·      https://ip-ranges.datadoghq.com/

·      https://ip-ranges.datadoghq.eu/

In Datadog, all communication is outbound, meaning the agent sends data to Datadog and Datadog never requests to client servers.

All communication is done through these ports:

·      443/TCP: port for most Agent data. (Metrics, APM, Live Processes/Containers)

·      123/UDP: Network time protocol (NTP)

·      10516/TCP: port for the Log collection over TCP for Datadog US region, 443/tcp for the Datadog EU region.

·      10255/TCP: port for the Kubernetes http kubelet

·      10250/TCP: port for the Kubernetes https kubelet

The only inbound communication needed is to send data to agents within the same network, like it's the case of APM configured in a Mule application using the Datadog APM Connector to trace processes.

·       5000/TCP: port for the go_expvar server

·       5001/TCP: port on which the IPC api listens

·       5002/TCP: port for the Agent browser GUI to be served

·       8125/UDP: dogstatsd

·       8126/TCP: port for the APM Receiver

Logging ingestion

Logs are part of the observability pillar. To have full observability you must enable logging collection for your applications. This section will show you how to forward the logs into Datadog and the ways to do so for your Mule apps.

Logs JSON Layout

To avoid custom mapping rules for your logs in the Datadog platform and have a correlation between the logs and traces your application can report, we recommend using a JSONLayout formatter in the log4j2 configuration of your Mule apps.

The JSONLayout is placed into your appender config and must follow the below structure and configuration:

<JSONLayout compact="false" eventEol="true" properties="true" stacktraceAsString="true">
        <KeyValuePair key="host" value="${sys:domain}" />
        <KeyValuePair key="appName" value="${sys:domain}" /> 
        <KeyValuePair key="ddsource" value="mule" />
        <KeyValuePair key="service" value="mule" />
        <KeyValuePair key="correlationId" value="$${ctx:correlationId:-}"/>

The layout parameters definition and documentation are in the official log4j2 documentation https://logging.apache.org/log4j/2.x/manual/layouts.html#JSONLayout

$${ctx:correlationId:-}: The <KeyValuePair key="correlationId" value="$${ctx:correlationId:-}"/> Is taking the correlation Id from Log4J2’s MDC[3]. The correlation Id is coming from the Mule event and is injected by the Log4j2 context.

${sys:domain}: This is an automatically generated system property in the CloudHub domain name. For On-Prem you must set the "host" and "appName" values through environment variables or static values, where the "host" is the server where your application is hosted and the "appName" is the name of your application.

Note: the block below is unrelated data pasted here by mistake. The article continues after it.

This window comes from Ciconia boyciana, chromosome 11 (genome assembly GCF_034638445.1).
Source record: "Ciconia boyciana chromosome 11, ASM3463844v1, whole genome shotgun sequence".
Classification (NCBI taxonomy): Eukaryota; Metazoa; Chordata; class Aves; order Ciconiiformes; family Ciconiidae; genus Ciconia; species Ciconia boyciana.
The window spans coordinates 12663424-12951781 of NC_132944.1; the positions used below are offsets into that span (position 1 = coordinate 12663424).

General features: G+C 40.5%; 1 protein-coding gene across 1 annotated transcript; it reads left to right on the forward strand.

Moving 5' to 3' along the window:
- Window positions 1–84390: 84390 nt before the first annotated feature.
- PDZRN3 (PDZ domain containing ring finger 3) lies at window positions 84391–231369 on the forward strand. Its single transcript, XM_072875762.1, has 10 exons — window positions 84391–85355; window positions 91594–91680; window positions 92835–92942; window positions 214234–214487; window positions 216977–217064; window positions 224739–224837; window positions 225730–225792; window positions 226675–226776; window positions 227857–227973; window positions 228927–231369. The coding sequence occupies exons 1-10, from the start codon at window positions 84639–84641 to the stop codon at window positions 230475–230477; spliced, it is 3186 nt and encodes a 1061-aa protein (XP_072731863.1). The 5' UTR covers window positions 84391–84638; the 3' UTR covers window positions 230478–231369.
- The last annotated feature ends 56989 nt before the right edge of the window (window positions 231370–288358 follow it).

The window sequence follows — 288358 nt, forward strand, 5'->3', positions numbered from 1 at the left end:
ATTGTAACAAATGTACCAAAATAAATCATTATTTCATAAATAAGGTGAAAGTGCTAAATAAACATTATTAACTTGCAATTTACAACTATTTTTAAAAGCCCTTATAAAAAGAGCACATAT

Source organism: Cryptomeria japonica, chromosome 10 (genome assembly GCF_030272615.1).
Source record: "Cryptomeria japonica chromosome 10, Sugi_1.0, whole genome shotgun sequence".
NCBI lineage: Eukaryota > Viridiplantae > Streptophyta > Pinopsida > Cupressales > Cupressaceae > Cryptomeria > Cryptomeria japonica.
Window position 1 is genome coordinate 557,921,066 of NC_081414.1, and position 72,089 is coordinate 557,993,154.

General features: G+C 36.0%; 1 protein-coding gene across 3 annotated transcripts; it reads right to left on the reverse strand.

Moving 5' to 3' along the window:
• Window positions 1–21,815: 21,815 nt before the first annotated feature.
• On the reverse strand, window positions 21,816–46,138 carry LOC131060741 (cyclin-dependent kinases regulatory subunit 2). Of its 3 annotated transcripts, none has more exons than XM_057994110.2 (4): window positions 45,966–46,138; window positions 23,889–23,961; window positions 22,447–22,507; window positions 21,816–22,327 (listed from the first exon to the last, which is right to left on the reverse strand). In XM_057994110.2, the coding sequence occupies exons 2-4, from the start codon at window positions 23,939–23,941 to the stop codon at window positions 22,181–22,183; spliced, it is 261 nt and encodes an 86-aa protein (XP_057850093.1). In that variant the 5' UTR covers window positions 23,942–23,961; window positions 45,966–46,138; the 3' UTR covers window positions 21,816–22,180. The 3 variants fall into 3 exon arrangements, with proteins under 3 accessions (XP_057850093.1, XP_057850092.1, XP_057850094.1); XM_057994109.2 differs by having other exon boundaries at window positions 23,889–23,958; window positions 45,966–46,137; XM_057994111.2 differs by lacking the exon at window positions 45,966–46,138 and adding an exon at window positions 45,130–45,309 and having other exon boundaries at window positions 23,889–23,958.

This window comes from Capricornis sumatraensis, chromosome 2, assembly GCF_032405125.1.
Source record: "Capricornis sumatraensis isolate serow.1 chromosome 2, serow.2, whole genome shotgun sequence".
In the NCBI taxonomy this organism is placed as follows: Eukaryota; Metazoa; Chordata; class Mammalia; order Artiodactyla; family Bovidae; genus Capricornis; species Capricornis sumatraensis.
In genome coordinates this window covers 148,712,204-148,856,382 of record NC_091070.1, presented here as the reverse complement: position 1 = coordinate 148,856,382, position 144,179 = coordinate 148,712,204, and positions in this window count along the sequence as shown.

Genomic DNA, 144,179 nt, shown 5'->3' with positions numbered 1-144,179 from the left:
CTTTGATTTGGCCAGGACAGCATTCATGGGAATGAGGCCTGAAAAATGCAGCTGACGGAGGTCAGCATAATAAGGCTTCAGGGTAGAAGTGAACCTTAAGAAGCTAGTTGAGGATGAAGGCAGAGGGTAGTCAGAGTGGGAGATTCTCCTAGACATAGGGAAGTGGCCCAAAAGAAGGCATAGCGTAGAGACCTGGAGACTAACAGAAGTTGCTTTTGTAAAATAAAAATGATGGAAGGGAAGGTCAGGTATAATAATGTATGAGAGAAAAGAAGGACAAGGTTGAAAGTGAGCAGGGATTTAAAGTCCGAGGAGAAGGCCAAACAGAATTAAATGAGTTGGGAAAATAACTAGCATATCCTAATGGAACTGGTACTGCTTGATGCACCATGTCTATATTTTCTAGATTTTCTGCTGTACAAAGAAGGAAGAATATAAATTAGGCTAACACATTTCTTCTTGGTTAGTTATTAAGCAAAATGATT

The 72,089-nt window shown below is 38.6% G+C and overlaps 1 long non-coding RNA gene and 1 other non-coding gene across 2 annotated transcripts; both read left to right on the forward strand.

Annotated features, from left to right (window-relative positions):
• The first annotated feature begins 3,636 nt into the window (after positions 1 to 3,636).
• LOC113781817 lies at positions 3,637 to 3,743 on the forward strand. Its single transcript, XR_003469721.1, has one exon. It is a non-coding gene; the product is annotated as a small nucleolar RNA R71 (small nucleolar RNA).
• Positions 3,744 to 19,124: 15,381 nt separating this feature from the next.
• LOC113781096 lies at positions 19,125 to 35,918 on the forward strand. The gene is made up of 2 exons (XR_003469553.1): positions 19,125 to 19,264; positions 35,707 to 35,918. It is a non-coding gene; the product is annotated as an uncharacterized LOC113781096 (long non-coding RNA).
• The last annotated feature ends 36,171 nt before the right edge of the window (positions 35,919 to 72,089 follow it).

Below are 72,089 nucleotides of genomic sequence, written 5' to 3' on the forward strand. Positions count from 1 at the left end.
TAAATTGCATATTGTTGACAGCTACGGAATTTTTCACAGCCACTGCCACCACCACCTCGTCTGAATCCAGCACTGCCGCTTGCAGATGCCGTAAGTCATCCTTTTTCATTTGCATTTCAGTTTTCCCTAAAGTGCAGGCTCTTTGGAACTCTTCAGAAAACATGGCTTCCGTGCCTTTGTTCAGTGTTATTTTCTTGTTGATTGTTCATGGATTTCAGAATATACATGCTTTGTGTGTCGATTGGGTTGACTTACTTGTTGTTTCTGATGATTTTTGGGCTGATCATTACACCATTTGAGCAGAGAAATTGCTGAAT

Logs forwarding

There are two useful ways to forward logs. The logs can be collected by the Datadog agent from a directory or you can enable an HTTP appender to send the logs to the Datadog API.

Log collection through the agent [4]


1.     A Datadog agent running.

2.     Your Mule applications must be customer hosted. The Datadog agent must coexist in the same server.

3.     Have a directory where the logs can be collected.


1.     In your application, add a new file appender in the log4j2 configuration file, find below a sample:

<File name="MyFile" fileName="path/to/your/mule/log.log" immediateFlush="true">

<JSONLayout …/>


2.     Reference the appender in the Logger configuration as follows:


<AsyncRoot level="INFO">

<AppenderRef ref="MyFile" />




Search the folder of the Datadog agent in your documents. There, find the file datadog.yaml and open it. Search the text: #logs_enabled: false change the value to true and uncomment it. Save the changes. 

o   The default path directory of the Datadog agent is:

§  Windows: C:\ProgramData\Datadog

§  Linux: /etc/datadog-agent

3.     In the Datadog agent folder, open conf.d folder. There, create a folder and name it java.d then add into it a file named java.yaml and add the next content:

#Log section
  - type: file
      path: "/path/to/your/mule/log.log"
      service: java
      source: java
   sourcecategory: sourcecode

Note: Make sure that the path value is the same as the fileName value in the log4j2 file of the Mule application.

Until here you have finished configuring the Agent and your applications. Please notice that this way of logging collection is only available for On-Prem applications, for your MuleSoft-hosted applications you must use an HTTP appender.

Log forwarding through an HTTP appender


1.     Have outbound HTTP connection.

2.     Have the Datadog’s API key.

3.     For CloudHub, have visible the Disable CloudHub logs checkbox, this is not a visible option in Runtime Manager. A special request to the Mulesoft support team is required to enable this option. More info: https://docs.mulesoft.com/runtime-manager/custom-log-appender


1.     Create an appender for Datadog in your application log4j2 configuration:

<Http name="DD-HTTP" url="https://http-intake.logs.datadoghq.com/v1/input" verifyHostname="false" method="POST">
    <Property name="DD-API-KEY" value="${sys:ddApiKey}" />
    <Property name="dd.trace_id" value="${ctx:dd.trace_id}" />
    <JSONLayout … />

1.1   ${sys:ddApiKey}: The DD-API-KEY header is a custom property that will be set with the Datadog’s API key. For On-Prem the value can be set through an environment variable or static value, for CloudHub use the application properties in Runtime Manager.

1.2   ${ctx:dd.trace_id}: The dd.trace_id is a customer header in the HTTP request that helps to inject the trace identifier when using logging with APM tracing. More details about this in the Datadog APM Connector.

2.     This step is required only if you want to log in CloudHub as well as in Datadog for your MuleSoft-Hosted applications. In the log4j2 create an appender with the special tag Log4J2CloudhubLogAppender inside the <Appenders>:


  <Log4J2CloudhubLogAppender name="CLOUDHUB"